It’s time to do a bit of housekeeping on this Labour Day Weekend. Between 2009 and 2012, I was a volunteer reviewer for MonkeyBiz.ca. It was a fun, challenging experience writing much tighter assessments of movies and CDs for this Hamilton, Ontario-based website than for my own space on the web. (My natural tendency is to be long-winded here.)
But after my two final critiques were posted on there more than a year ago there have been no further requests for submissions (despite the editor declaring in her last email to me that she would let me know when new CDs had come in). It’s not certain why they stopped contacting me altogether but nonetheless, I’ve since moved on. So has the site, for that matter. These days, it’s been restructured as a blog and all of my previously posted offerings have now been removed. Truthfully, despite all of this, there are no ill feelings on my part whatsoever. I’m mostly happy with my brief stint there.
Back in April, I posted my MonkeyBiz review of Yukon Blonde’s breakthrough CD, Tiger Talk, as part of my ongoing Published Archives series. It first surfaced on April 9, 2012, the last time you would see my byline on that website. Now it’s time to share with you the other critique posted that same day. Here’s my take on Jordan Klassen’s Kindness EP:
JORDAN KLASSEN: KINDNESS EP: An album review
Posted on April 09 2012 under Arts & Entertainment
By Dennis Earl
The recently departed One Tree Hill was a ray of hope for musicians, particularly those who couldn’t get their singles on the radio. The CW series found compelling uses for songs by well-established legends like Led Zeppelin and The Who as well as contemporary soft-rockers like Keane and Coldplay.
But in the end, OTH depended far more on the contributions of various lesser-known performers, some of whom achieved their first taste of success directly through the show.
One artist who might’ve benefitted greatly from the program’s exposure before it signed off after a nine-year run is Jordan Klassen, a marvellous folkie from Vancouver.
Any of the four songs from his latest EP, Kindness (the digital version features a fifth track not found on the CD), could’ve easily (and quietly) added to the show’s dramatic narratives.
For those completely disinterested in the noisy inclinations of hard rock, Kindness is a welcome alternative. In 15 minutes, Klassen leaves a strong impression.
Kindness opens with Go To Me, a tender, finely penned love song that stands out amongst an otherwise melancholic collection. As morning breaks for a happy couple, a perfectly content Klassen paints a sweet scene of inner and outer peace.
Although seemingly possessive (“And you breathe/and your breath/it is mine/And your heart/when it stops/when it starts/when it’s fast/it’s mine”), he’s really just calmly in sync with the woman lying beside him.
The song fades in with a ukulele before adding tambourine, drums, vibes and an old-fashioned organ. Later on, a background chorus, whistling and even a horn section get added to the mix. It could’ve been too much but thankfully, the song never feels overstuffed with all this instrumentation. None of the feeling is taken away.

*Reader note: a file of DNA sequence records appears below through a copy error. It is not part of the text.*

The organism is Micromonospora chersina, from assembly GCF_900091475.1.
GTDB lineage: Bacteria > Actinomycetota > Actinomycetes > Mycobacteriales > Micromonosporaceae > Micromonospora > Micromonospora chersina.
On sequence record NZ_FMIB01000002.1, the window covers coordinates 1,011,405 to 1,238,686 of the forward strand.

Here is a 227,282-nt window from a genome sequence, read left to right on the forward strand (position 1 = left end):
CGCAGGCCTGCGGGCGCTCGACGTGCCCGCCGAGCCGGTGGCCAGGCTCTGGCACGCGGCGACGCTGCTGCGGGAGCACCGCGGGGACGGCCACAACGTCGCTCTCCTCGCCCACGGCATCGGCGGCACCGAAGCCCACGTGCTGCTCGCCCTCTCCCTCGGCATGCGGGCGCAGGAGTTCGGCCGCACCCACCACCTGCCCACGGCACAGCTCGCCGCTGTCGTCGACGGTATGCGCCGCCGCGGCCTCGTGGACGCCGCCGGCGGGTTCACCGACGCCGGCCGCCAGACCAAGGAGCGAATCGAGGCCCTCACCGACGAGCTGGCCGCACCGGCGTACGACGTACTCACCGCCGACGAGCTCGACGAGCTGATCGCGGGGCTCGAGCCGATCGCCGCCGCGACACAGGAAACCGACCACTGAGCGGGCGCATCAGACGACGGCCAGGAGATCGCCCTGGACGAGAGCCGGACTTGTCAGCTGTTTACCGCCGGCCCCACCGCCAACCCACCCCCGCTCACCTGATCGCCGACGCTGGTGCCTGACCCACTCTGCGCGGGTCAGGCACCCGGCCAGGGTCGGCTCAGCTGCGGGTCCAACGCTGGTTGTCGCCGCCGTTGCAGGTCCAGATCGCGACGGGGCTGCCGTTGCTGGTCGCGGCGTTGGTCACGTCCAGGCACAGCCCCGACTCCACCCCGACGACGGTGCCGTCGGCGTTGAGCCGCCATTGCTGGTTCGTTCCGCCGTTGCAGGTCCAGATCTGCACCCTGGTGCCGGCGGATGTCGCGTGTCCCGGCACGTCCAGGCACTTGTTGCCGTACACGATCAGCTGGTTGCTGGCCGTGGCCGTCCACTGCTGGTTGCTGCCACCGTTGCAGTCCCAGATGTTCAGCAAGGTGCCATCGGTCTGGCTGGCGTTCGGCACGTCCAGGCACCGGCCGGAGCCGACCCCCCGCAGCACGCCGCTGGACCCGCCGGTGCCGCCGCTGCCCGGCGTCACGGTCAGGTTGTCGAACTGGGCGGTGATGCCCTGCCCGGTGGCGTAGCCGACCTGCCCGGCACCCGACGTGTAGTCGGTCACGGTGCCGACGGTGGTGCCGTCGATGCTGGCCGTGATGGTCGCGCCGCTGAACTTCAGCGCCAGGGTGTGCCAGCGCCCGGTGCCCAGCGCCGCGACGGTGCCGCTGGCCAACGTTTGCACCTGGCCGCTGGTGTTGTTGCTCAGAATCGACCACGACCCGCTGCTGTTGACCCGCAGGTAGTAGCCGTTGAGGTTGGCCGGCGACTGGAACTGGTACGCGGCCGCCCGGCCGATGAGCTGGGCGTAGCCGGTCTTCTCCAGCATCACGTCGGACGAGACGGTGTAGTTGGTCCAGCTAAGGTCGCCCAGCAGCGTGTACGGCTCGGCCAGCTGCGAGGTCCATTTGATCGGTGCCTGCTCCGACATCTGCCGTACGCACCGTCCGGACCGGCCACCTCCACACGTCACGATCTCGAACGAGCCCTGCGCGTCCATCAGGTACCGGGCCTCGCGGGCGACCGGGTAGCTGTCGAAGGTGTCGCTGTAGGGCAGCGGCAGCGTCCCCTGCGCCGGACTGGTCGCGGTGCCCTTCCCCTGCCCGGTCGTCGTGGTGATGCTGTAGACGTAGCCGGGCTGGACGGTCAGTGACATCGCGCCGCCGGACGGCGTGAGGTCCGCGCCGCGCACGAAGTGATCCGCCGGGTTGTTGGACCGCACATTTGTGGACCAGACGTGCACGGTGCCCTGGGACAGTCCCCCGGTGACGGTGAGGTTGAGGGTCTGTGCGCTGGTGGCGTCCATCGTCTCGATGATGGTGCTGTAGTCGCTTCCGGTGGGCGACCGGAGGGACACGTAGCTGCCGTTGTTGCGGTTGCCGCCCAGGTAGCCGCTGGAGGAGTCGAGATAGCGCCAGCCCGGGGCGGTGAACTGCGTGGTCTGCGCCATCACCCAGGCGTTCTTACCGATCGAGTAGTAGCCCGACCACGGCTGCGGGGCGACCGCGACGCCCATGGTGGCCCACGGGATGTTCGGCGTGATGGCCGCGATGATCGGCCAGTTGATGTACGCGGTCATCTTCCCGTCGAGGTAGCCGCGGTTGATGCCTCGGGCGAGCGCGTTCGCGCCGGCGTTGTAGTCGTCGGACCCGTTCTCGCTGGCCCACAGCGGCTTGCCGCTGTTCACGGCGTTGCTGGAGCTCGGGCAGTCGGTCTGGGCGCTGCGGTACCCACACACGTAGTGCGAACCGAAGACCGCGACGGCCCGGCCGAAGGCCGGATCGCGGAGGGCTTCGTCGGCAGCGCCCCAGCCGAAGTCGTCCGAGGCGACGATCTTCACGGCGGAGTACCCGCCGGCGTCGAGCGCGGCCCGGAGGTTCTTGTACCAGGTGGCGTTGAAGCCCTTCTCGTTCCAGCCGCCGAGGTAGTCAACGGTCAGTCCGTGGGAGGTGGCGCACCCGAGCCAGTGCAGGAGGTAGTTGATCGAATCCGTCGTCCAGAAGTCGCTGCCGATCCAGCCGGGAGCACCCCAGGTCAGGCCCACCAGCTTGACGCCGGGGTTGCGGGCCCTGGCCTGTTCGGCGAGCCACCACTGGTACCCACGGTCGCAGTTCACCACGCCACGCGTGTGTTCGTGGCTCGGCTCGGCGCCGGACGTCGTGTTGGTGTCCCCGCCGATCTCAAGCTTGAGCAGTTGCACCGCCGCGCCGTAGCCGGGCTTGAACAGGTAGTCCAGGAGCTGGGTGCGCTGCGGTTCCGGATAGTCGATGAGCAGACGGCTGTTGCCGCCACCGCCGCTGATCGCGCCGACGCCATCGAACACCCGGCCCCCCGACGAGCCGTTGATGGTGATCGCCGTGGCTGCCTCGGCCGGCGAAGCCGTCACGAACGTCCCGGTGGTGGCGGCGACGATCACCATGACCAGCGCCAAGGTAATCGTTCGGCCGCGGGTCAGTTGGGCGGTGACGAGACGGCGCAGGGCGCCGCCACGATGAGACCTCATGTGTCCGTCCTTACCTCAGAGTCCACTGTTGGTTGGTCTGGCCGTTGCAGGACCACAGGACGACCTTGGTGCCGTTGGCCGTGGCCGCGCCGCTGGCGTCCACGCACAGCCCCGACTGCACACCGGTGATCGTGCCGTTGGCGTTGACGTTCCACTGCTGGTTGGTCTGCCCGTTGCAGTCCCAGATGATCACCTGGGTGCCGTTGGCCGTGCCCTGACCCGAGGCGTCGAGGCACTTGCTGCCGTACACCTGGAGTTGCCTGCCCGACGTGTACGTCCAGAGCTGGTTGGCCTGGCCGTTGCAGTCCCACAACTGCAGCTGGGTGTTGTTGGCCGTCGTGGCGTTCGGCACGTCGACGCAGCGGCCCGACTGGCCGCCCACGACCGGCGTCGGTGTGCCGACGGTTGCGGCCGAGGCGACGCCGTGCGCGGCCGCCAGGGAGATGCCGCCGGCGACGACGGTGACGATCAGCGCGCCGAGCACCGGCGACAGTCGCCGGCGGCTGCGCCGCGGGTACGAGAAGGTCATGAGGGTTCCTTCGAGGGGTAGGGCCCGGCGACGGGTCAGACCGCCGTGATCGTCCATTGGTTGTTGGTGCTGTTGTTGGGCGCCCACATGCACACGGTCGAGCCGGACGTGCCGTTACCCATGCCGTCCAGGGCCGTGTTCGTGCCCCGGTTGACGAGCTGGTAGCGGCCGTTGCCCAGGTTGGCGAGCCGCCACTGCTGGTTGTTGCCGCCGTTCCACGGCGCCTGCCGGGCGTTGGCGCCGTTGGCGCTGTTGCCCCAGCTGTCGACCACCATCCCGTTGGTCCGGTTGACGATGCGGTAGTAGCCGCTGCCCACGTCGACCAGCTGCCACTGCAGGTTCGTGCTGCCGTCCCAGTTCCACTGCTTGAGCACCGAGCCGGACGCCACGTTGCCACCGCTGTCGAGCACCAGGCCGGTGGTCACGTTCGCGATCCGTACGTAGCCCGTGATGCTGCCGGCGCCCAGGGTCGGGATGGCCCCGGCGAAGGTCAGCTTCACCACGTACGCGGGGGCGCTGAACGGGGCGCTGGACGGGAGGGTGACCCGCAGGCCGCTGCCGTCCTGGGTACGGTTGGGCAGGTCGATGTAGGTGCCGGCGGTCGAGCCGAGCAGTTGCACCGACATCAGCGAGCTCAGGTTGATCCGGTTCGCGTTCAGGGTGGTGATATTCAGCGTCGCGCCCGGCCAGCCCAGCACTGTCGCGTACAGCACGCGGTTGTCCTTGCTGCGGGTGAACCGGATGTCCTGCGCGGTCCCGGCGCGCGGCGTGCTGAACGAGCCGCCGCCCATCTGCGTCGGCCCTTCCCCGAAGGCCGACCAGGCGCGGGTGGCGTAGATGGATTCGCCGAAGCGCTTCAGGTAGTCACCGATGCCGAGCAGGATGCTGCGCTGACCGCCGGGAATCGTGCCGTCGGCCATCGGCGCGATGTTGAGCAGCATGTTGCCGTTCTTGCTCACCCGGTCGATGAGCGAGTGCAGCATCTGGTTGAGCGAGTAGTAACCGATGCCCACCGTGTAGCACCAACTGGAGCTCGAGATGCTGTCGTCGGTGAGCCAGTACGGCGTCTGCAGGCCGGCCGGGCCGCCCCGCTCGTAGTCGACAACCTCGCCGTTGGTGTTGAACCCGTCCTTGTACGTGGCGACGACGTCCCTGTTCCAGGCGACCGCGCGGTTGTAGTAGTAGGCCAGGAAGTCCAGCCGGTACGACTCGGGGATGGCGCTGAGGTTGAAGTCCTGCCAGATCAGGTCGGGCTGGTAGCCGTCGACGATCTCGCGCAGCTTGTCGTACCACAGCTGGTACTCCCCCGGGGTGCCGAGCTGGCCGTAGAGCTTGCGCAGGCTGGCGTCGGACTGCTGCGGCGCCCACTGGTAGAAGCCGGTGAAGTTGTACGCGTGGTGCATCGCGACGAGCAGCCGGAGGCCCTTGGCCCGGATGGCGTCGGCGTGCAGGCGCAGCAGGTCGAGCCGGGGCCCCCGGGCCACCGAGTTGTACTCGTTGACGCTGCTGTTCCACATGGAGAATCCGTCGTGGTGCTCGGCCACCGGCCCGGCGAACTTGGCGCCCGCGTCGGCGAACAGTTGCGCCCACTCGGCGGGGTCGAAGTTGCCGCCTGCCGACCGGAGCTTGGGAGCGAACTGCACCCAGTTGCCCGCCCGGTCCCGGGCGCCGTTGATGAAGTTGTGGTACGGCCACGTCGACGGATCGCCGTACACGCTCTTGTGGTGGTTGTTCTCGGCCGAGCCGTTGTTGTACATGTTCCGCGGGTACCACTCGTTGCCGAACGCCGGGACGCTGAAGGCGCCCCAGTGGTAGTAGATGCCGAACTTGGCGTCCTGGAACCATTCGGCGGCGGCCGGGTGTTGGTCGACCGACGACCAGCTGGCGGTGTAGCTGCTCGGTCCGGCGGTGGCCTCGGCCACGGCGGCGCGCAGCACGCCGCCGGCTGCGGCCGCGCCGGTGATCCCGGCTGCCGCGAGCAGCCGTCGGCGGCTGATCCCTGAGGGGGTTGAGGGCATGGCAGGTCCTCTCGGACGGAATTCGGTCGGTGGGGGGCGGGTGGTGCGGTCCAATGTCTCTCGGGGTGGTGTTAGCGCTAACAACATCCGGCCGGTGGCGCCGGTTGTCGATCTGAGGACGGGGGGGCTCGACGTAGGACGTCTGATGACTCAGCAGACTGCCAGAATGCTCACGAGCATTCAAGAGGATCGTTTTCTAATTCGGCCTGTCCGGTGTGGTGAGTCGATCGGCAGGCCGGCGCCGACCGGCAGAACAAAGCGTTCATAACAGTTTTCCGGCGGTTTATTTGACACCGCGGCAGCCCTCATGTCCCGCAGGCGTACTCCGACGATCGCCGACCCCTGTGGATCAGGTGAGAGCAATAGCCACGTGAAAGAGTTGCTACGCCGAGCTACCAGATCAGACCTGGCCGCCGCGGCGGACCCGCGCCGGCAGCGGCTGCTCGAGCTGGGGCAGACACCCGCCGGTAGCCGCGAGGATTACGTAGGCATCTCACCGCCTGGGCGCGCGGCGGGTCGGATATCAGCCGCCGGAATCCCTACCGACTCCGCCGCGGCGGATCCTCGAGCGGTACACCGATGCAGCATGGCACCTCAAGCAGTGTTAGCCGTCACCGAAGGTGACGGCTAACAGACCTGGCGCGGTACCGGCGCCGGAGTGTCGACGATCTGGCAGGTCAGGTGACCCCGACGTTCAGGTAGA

Klassen’s vocals on Go To Me are necessarily restrained except for the belted-out chorus. It’s quite a lovely tune.
Also beautiful is the next track, I Am A Collector. Featuring some exquisite open-picked acoustic guitar work and a rather nice string arrangement, the contemplative bliss of the earlier track has suddenly faded away.
Klassen clings to whatever romantic memorabilia he has left of his ex while simultaneously worrying about an empty future (“I am a collector of the fear/that everything I’m biding for is not here/and losing all this sleep to think that nothing’s mine to keep/and there are none for me”) Who can’t relate to that heartbreaking verse?
Threads, track three, pointedly details a helpless man’s debilitating depression (“My mind is broke and I’m not a handyman”). This sad situation is not completely bleak, however. He does have a kind caregiver. (“You are not a fallen angel/you are not far away from my side and/ breathing soft in the morning/ blowing off all the scales of nighttime”)
Thanks to a very sympathetic arrangement led by a typically lively open-picked acoustic guitar and backed by those moving strings, Threads is far from a depressing experience. There is hope buried beneath this mental rubble.
Kindness concludes with Call And Answer which is not a Barenaked Ladies cover. Rather, it’s yet another pretty ballad with lots of energy and a bit more vocal volume.
Beginning with just an acoustic guitar and light piano touches, like Go To Me it successfully adds various other instruments and sounds as it goes along, never once killing the song’s momentum. Featuring the strongest lyrics of all the songs in this collection, its vivid depiction of a natural disaster appears to be a metaphor for another severed relationship.
While Klassen prepares for his next album, show him some Kindness by getting this CD.
Hamilton, Ontario, Canada
Saturday, August 31, 2013